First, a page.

13

Support. I've seen this cause confusion (hence that comment of mine you quoted), and ideally we would solve that confusion. Some problems are hard to solve at all, but this one takes a mere single tag to solve, and that's about as cheap as an ideal solution can possibly get.


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Sounds good at first but the devil's in the details. There's a limited number of tags allowed on a question. So tagging with all systems won't work. The "best answer" doesn't necessarily have just one system in it, and may not have been accepted because they're all good. So the minimum viable "let's tag with the winner" isn't even necessarily correct. Top ...


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To SSD's points: Does [this Q&A] avoid the problems, and so make it ok? It might. If nothing else, it's a new approach to an old problem: users want to ask game-rec questions, users want to answer them, and direct game-rec Q&A doesn't work. I'm not crazy about asking a question that's known to be off-topic, so that first step needs ...


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As this is a system-recommendation question, please adhere to both the [FAQ] and the rules for subjective questions as outlined in Good Subjective, Bad Subjective and on our meta. In particular, all responses should be based on actual experience and contain references and examples whenever possible. Formatted for AutoReviewComments ###System ...


12

It's absolutely crucial that game-rec questions draw on experience (your own or someone else's) with the querent's criteria. In your answer I see your experience with DFRPG, but no mention of having used DFRPG for Harry Potter games. That's really important, because otherwise your answer--no matter how accurate or useful--is hard to differentiate from ...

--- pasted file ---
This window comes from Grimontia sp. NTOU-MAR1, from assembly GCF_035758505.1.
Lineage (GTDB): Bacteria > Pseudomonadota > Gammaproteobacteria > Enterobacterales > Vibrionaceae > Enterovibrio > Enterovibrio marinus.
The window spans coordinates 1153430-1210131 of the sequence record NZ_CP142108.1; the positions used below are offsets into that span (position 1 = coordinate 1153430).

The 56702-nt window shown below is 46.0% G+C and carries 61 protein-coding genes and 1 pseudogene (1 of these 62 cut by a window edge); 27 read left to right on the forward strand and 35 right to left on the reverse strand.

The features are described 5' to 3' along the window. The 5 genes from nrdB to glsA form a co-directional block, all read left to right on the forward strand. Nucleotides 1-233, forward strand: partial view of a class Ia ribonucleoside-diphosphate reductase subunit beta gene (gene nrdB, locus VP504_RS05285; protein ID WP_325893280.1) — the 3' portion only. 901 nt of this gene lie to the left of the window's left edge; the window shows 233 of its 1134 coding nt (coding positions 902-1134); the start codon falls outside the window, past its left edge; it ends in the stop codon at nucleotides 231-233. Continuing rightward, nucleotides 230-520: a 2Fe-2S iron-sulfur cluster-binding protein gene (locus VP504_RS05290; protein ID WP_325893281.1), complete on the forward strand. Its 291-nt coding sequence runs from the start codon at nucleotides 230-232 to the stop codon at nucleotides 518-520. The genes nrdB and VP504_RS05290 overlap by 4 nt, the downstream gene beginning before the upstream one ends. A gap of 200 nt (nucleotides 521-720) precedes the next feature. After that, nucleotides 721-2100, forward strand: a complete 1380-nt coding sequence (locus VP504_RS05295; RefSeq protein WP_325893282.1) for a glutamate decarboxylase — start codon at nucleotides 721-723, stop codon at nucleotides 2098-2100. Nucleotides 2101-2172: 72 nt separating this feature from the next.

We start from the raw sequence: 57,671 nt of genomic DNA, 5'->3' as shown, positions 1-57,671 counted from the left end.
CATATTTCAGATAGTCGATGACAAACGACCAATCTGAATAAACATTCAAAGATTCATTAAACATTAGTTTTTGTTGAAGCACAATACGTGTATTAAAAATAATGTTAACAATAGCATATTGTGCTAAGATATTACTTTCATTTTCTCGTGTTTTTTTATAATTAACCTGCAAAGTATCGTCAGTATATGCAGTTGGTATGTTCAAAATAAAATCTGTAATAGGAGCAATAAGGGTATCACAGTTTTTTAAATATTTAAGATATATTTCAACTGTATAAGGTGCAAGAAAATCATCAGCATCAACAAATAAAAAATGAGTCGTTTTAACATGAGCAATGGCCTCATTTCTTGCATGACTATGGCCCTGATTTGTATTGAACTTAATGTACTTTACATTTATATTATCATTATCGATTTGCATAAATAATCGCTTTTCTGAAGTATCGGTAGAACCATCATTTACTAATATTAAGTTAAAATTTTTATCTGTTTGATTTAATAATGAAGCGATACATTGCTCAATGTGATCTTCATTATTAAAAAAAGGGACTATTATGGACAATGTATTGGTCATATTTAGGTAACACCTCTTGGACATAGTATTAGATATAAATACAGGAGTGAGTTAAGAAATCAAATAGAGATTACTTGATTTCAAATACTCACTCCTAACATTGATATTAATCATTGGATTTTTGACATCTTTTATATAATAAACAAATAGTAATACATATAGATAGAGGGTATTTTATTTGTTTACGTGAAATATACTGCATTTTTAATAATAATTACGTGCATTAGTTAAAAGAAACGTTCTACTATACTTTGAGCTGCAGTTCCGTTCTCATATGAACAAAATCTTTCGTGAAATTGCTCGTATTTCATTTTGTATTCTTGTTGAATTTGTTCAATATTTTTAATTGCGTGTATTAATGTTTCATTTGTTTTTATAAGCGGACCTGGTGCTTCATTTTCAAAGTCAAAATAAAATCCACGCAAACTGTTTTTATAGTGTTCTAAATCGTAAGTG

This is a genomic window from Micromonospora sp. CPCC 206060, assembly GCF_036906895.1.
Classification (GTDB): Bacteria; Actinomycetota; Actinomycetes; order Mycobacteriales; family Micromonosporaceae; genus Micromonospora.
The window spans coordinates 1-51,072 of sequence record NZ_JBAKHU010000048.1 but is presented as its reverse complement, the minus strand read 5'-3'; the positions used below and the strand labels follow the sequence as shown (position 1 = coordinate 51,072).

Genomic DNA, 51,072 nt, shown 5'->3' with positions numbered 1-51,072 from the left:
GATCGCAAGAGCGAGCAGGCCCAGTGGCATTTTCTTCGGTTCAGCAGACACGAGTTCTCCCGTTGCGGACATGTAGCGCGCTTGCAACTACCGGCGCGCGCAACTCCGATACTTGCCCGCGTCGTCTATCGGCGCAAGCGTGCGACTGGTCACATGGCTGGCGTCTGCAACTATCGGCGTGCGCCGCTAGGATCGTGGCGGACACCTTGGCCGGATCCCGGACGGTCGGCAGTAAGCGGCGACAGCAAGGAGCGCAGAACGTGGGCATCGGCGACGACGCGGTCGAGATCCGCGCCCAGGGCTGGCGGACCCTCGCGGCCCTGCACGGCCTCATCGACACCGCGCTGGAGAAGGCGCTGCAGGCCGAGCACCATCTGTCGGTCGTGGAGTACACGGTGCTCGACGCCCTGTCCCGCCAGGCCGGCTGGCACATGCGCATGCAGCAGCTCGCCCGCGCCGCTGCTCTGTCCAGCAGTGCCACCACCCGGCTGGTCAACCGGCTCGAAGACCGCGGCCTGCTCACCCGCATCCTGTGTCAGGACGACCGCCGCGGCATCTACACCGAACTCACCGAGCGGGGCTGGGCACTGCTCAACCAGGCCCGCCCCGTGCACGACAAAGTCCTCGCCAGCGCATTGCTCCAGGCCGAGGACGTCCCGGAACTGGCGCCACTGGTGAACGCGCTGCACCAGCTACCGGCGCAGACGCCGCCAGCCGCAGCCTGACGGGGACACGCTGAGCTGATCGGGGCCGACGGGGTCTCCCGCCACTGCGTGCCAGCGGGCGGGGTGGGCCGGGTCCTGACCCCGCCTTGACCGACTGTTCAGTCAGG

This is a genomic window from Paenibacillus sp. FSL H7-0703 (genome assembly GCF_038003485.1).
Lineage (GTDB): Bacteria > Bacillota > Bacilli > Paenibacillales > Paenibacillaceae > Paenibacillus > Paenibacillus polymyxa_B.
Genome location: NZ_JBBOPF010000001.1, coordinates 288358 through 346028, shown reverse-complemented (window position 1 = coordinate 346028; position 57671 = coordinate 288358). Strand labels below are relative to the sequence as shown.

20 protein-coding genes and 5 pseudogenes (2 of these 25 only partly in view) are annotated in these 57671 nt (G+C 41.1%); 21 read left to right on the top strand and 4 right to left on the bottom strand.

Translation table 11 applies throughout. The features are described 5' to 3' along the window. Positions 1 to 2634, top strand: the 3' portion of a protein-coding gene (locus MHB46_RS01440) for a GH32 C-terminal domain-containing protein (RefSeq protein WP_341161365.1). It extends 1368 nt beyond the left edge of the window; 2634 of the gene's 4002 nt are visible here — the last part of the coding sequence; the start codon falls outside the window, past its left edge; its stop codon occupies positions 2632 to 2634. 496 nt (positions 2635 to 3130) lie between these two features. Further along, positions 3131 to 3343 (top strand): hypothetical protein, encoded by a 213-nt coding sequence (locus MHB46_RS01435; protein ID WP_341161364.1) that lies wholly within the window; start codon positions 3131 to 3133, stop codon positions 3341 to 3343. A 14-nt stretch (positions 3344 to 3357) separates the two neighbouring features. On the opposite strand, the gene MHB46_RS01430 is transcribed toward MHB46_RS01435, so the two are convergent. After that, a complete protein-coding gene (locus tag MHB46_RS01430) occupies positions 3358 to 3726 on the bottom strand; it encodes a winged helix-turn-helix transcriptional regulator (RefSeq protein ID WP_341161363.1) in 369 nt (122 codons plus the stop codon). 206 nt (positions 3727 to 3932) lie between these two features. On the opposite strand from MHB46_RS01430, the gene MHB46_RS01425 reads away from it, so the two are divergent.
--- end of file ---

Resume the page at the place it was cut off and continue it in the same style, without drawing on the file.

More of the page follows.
12

No, do not use a self-answered game-id question for this We don't do game recommendations any more, and trying to "sneak in" game-rec questions as game-identification will just end up causing trouble (game-id's being treated as poor man's game-recs has already been on mod radar for shadiness). This is inappropriate. What you can do is ask questions about ...


11

Remember the game-rec rules. You have to have done it or seen it done. Given that criterion, and assuming the question itself doesn't put it out of scope by saying "no really, something published" then a hack is... kinda OK as an answer, if it's a hack that's online that someone can use. "I did my own private hack" isn't an actionable answer. But if it's ...


10

As Mourdos said, you accept the answer most useful to you. (In fact in general I strongly agree with his answer here.) You're under no time pressure or obligation to accept an answer. What you accept and why is up to you. However, for a game recommendation, it would probably be logical to accept the answer providing the game that you find works best for ...


10

The current guidelines promote objectivity and answers backed up with experience and rationale. Having been on open forums that discuss the same topics, I think this isn't just a good thing, it's necessary for the SE format and a reasoned discussion. However, the guidelines do not currently suit the purpose of game recommendation questions. A rules question ...


9

Note: I don't really have any strong opinions on the wording since I don't actually do anything other than lurk around reading questions. If a mod comes along and leaves a comment on this answer, I'll "accept" it and ping Grace Note to use the wording here. Competing wordings (unless super minor edits to this one) should probably be a separate answer so the ...


9

This is a good point. The other mods and I tend to exercise our closes and reopens "once only", so once we've closed a question, if the community reopens, we just grouse and move on, mainly because we get sick of people screaming about what fascists we are. I tend to then contribute an answer that follows our "challenge the frame of the question" site ...